I used to phone in interesting tid-bits to a local newspaper , a reporter would be dispatched to investigate and do a write up for the evening edition , if used I would get a small monetary payement , one on a bank heist was quite substantial . However , on reading the posted article , I often wondered where the reporter had found the interesting comments with which he embellished his report . Reporters are hired to fill newspapers with items of interest to sell newspapers , the more newspapers sold , the more advertising the newspaper receives , thus greater income .

A long time friend of mine was the national advertising manager of major Canadian daily , he told me that as long as reports held a grain of truth they could legally be used , otherwise lawsuites could ensue , second hand knowledge in court is often refered to as 'Heresay'.

In the past I have gone to court as witness to motoring 'Accidents' , 9 out of ten witnesses never saw 'The accident' in proccess , they had heard the resultant BANG and then turned to survey the 'Result' , this is the same as people telling you they saw this or that , but In fact' only actualy saw the aftermath . What you see with your own two eyes is probably true , what you hear or read is merely conjecture on your part , would you condem a city on mere conjecture ????????????

Link to post
Share on other sites

Armed robbery is a regular feature of life in Phnom Penh. This week there are numerous firsthand reports of armed robbery, knife attacks and hold-ups, by victims and witnesses, on the Ex-Pat Advisory forums. Such reports are also a daily event in the Phnom Penh newspapers.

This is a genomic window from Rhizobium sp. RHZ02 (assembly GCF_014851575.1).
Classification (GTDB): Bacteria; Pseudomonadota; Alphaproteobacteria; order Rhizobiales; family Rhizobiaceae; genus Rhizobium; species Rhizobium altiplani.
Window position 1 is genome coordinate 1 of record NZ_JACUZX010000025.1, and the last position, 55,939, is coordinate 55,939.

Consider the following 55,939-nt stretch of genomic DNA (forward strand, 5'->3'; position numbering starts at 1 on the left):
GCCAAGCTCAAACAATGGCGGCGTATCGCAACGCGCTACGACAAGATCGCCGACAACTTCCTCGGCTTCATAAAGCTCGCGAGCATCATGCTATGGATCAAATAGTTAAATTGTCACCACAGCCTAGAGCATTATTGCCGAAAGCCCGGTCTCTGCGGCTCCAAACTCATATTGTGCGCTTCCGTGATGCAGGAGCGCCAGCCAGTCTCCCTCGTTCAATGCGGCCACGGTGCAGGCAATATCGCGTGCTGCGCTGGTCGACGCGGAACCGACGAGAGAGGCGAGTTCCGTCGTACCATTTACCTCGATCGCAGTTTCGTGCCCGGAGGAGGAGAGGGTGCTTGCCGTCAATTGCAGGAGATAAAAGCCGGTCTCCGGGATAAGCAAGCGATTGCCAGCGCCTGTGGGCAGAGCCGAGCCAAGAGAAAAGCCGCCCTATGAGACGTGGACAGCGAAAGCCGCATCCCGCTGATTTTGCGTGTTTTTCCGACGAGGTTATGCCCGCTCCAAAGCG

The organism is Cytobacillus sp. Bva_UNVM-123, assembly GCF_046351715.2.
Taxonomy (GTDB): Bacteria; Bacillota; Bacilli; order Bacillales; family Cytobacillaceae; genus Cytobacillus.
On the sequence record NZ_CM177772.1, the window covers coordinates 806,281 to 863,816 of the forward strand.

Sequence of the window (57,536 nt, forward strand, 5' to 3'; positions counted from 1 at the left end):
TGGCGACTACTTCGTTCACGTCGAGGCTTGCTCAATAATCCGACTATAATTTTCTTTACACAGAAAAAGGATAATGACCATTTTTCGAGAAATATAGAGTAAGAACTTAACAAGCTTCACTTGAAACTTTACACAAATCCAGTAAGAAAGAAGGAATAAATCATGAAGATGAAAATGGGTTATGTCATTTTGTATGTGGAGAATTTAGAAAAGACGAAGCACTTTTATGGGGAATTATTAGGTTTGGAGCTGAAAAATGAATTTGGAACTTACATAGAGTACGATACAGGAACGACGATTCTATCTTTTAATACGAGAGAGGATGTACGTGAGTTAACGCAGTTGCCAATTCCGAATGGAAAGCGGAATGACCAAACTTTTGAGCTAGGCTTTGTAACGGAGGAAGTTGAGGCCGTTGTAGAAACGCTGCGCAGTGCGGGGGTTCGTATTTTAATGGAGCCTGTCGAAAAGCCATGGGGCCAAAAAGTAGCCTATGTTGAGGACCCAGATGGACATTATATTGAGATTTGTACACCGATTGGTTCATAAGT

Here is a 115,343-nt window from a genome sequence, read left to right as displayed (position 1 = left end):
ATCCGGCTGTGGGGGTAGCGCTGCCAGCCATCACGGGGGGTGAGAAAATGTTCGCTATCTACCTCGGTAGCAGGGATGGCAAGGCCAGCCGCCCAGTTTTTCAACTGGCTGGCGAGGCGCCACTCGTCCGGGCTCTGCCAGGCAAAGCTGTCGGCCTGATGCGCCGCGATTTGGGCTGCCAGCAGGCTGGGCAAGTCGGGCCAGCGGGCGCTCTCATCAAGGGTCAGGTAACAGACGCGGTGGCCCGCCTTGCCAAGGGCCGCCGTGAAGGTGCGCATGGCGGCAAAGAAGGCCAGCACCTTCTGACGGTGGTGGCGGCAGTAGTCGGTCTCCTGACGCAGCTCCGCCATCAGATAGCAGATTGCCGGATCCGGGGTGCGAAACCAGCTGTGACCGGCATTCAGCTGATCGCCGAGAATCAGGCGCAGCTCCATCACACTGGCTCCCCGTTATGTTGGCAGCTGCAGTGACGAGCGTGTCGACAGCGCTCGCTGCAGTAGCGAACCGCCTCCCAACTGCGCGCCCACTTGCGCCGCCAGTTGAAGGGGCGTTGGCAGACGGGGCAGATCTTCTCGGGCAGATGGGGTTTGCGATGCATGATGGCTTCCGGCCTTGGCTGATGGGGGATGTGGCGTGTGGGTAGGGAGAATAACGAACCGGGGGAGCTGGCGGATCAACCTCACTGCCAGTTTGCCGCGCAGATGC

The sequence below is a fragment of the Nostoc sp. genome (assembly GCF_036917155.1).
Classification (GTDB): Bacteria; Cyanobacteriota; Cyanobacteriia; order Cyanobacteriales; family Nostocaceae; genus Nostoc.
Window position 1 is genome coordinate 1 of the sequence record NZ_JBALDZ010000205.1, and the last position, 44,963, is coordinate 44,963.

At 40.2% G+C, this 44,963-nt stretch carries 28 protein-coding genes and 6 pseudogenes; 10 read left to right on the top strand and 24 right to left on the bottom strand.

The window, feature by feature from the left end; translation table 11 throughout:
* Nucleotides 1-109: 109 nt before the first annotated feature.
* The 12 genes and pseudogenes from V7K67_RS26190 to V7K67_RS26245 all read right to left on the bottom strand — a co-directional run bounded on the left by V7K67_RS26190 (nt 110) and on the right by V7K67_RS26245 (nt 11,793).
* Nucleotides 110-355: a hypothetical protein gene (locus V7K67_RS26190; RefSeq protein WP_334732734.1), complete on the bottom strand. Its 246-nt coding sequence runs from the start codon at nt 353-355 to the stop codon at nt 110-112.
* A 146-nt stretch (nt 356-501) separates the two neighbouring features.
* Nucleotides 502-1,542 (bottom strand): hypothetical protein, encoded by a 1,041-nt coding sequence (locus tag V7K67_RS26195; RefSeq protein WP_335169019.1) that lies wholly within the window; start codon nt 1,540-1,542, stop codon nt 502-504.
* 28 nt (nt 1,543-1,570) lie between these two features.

That was the way it was when I visited Cambodia a lot, but that was a while ago. It always felt safe there - to me - but tourists would get shot with an M-16 - right downtown - at noon - for not handing over their money fast enough while being robbed and sometimes the culprit was a policeman. :o

Edited by Ulysses G.
Link to post
Share on other sites

I have been in Phnom Penh over 10 times in the past 4 years as a tourist and never had anybody threaten me or anything. Only beggars begging and moto drivers offering their services. Just ignore them.

I have even been walking down dark streets late at night without problems. Not that I will recommend that but people do stupid things when drinking too much.

I don't think Phnom Penh is less safe than Bangkok or Pattaya.

Link to post
Share on other sites

Create an account or sign in to comment

You need to be a member in order to leave a comment

Create an account

Sign up for a new account in our community. It's easy!

Register a new account

Sign in

Already have an account? Sign in here.

Sign In Now
 Share

  • Recently Browsing   0 members

    • No registered users viewing this page.
×
×
  • Create New...